15. Let him be your father who is able and willing to labour with you in bearing the burden of your sins.; and your mother -- contrition, which can cleanse you from impurity; and your brother -- your comrade who toils and fights side by side with you in striving toward the heights.  Acquire an inseparable wife -- the remembrance of death.  And let your beloved children be the sighs of your heart.  Make your body your slave; and your friends, the holy powers [angels] who can help you at the hour of your death, if they become your friends.  This is the generation of them that seek the Lord. ...
  18. For our solitary life let us choose places where there are fewer opportunities for comfort and ambition, but more for humility.  Otherwise, we shall be fleeing in company with our passions."

Abba John's warning to monks about not going back to see relatives sounds harsh, but he explains that it's because we are weak and prone to following others into sin that a monk needs to avoid a return to the family.  This is not because our families are evil, but because we fall easily into gluttony when we smell the fresh baklava made by our mother, and we fall easily into pride and calumny when we see anew the failings of our siblings.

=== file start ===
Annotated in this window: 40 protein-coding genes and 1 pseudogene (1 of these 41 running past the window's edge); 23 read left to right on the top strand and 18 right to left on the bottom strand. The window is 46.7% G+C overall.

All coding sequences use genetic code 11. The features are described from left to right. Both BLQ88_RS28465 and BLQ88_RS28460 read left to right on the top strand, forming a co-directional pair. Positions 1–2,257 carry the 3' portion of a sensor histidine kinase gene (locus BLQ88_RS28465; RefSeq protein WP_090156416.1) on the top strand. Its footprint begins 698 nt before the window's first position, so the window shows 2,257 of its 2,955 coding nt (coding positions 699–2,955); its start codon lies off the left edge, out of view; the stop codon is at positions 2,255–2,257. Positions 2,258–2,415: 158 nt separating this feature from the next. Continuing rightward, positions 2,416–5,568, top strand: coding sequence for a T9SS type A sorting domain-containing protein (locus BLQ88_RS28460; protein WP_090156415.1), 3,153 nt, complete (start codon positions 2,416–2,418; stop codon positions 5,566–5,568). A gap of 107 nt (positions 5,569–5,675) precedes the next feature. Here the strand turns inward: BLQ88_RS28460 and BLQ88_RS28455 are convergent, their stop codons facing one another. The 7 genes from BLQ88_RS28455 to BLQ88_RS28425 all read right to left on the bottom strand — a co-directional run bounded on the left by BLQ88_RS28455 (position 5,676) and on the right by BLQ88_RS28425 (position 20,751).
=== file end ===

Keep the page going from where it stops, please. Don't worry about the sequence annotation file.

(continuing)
Until we can stop carrying our unhealthy attachments around with us, we should keep company with those who lead us to holiness, so that we no longer keep with us the passions that lead us into temptation.  When we make our sole passion the pursuit of full participation in the divine life of love, the lesser passions no longer have room in our lives.

When our hearts have been so filled with the love of God that they overflow with love for all, and evil cannot be poured into these hearts of ours which have become fonts of love, we have the heart of exile.  In the end, the heart of exile is the heart that is no longer restless because it has found its rest in the Lord.

Note:  The above is an image of an icon I purchased from legacyicons.com, and it is a replica of an icon at Mount Sinai where Abba John Climacus lived and worked with his fellow monks to ascend the ladder to Heaven.